Illustration for article titled Yahoo Answers Showed Us Exactly How Not to Search For Advice Online

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When Yahoo Answers, one of the internet’s last bastions of unfiltered, crowdsourced advice, is shut down on May 4, the site will not be archived. The digital equivalent of the Library of Alexandria for bizarre questions will burn, and it will be a great loss for the internet.

The site’s emergence 16 years ago came with promise, born from a belief that community could provide answers to users’ most pressing questions. In reality, Yahoo Answers was more of a raging horror show than a wellspring of useful advice from well-intentioned denizens of the web.

As anyone with an internet connection and a pulse soon learned, there are far better ways to get advice online, and far better places to ask serious questions and get credible answers. Still, Yahoo Answers will be sorely missed, if only for its singular encapsulation of the web’s often hilarious hive mind. Let’s revisit some classics, and how you can find better answers than the ones we were often given.

It was hilarious sometimes

Yahoo Answers was more a comedic goldmine than advice forum. It’s not a forum for crowdsourced queries can’t be useful (Reddit is often a great platform to seek advice or expert opinion), but Yahoo Answers was more like a pit of trolls, as the evidence below illustrates.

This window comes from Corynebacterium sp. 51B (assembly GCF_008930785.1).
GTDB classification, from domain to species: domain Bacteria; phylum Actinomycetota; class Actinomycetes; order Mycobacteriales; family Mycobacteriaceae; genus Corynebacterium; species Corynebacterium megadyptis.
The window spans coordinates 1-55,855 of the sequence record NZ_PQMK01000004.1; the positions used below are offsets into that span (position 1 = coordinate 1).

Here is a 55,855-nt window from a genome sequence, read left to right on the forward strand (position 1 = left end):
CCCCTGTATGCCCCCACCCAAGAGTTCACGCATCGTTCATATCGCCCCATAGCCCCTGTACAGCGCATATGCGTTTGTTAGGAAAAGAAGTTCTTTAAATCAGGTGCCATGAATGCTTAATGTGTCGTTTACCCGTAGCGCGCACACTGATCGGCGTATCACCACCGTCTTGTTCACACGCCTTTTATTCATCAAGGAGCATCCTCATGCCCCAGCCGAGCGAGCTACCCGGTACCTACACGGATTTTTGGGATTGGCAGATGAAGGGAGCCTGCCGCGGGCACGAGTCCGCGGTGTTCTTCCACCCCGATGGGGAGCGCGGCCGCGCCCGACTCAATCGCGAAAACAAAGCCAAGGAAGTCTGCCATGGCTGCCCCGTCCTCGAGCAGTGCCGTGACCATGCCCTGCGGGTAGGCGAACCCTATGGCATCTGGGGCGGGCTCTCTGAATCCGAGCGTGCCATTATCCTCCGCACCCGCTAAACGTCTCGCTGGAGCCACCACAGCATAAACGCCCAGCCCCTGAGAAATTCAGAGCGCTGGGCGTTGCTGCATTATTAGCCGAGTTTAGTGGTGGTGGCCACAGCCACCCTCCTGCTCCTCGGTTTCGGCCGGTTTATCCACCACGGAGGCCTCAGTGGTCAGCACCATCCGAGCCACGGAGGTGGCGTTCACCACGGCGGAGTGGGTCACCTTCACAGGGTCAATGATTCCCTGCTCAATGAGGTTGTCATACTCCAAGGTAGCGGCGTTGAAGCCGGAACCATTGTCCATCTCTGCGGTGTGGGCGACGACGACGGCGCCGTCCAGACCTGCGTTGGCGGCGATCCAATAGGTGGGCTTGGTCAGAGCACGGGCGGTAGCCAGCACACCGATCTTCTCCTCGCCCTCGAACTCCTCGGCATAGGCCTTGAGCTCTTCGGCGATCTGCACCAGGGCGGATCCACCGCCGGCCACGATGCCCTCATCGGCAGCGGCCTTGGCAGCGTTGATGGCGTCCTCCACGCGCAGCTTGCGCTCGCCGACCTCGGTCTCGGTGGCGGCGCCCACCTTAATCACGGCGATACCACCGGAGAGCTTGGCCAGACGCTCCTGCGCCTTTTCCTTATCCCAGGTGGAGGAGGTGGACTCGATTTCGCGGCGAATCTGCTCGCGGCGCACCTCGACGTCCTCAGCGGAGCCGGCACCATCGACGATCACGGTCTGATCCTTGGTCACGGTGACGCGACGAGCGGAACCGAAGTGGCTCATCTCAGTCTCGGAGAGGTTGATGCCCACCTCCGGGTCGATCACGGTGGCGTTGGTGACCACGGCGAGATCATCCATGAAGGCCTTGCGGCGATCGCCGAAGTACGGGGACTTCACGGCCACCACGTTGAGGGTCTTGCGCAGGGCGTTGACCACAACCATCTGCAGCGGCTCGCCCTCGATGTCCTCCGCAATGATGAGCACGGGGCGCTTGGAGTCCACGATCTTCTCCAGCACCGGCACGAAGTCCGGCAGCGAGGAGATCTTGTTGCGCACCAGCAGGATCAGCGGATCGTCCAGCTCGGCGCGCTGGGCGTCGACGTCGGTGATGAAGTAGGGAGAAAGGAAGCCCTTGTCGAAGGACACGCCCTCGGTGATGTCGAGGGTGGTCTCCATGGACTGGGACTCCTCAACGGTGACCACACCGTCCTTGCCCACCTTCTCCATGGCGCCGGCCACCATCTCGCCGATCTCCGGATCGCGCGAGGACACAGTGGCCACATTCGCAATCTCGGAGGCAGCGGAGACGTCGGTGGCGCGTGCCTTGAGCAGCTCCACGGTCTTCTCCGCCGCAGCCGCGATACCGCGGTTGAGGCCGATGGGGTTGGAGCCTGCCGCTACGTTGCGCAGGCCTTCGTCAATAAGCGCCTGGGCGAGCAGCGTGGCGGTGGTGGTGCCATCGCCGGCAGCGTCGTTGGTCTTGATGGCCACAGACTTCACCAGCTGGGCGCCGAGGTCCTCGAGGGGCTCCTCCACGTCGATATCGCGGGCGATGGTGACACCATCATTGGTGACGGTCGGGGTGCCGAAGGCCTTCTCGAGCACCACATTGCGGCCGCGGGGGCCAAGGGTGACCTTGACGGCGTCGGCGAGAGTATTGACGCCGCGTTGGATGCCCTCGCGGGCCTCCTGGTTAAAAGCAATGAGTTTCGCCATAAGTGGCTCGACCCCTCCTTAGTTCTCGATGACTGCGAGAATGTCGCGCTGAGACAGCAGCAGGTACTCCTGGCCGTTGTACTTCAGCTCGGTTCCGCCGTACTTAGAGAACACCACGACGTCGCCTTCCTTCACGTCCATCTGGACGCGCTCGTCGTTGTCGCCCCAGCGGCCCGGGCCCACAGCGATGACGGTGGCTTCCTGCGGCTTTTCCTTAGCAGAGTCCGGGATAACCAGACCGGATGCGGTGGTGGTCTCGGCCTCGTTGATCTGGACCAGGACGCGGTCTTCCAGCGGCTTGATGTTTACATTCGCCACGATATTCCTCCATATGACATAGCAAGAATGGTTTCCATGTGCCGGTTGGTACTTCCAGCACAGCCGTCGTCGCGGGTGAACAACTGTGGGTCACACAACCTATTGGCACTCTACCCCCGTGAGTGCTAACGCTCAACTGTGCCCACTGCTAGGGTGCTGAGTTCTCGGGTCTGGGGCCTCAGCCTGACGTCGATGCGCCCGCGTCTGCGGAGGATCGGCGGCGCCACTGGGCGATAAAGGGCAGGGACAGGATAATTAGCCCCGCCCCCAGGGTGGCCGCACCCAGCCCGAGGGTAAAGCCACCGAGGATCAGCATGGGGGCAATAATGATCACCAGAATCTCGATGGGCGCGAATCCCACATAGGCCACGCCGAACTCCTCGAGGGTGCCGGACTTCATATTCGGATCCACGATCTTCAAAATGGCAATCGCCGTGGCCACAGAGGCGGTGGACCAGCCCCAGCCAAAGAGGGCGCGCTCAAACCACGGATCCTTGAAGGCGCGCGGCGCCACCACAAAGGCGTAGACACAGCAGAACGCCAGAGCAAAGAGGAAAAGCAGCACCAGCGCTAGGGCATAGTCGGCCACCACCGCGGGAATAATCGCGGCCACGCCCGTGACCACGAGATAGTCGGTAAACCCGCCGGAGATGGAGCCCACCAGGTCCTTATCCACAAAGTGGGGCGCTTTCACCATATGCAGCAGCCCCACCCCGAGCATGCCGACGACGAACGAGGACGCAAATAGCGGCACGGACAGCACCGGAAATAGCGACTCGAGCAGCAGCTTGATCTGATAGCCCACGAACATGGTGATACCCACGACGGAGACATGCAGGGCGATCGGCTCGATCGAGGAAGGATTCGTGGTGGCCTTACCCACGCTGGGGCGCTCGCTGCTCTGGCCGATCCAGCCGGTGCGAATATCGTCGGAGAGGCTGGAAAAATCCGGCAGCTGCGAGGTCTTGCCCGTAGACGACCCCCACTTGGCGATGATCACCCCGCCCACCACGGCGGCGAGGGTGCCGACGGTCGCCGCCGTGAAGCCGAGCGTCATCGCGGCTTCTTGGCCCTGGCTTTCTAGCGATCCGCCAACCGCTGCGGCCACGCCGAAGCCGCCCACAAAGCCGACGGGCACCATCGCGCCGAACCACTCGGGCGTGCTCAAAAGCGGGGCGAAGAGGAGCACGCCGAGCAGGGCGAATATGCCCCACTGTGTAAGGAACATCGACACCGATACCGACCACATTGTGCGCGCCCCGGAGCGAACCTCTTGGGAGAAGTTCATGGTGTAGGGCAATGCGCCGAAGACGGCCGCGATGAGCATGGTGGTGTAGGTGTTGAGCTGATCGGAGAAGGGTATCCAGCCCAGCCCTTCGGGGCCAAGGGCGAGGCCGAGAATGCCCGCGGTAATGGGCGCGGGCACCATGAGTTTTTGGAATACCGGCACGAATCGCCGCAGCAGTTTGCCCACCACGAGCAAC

You get the idea. Sure, Yahoo Answers had users who engaged in seeking and supplying legitimately constructive advice. But the site’s more ridiculous side always shone brighter. With its archives destined for the dustbin, we’ll really only have the screenshots to remind us of the bizarre queries that captured the internet’s imagination.

Where to find better resources for advice

To use a highly redundant statement: There is helpful information on the internet, but it’s likely not going to come from strangers. If you’re really intent on collecting wisdom from an anonymous group of peers, you might try Reddit, which as previously mentioned, is very well regulated by swarming administrators who do a decent job of weeding out much of the nefarious or disingenuous content. Where you should not go is Quora, which, much like Yahoo Answers, is an experiment banked on the high-hopes of crowdsourcing information from random folks.

Of course, the best venue for seeking answers will be contingent upon your questions. But generally speaking, look for information that has been vetted by experts. If you have a medical question and don’t have easy access to a doctor, consult sources like the Mayo Clinic , the Cleveland Clinic, or credible health outlets like Medical News Today (not WebMD). If you have questions about parenting, try consulting parenting-specific forums.

If you’re just looking for basic knowledge on a given topic, Wikipedia isn’t going anywhere soon, and it isn’t likely to devolve into complete nonsense. In short, avoid sending messages into the void and expecting a knowledgeable, good-natured stranger to return to offer you a plan of action. In any case, with Yahoo Answers primed to be scrubbed from the face of the web, you’ll have one less option to do that.

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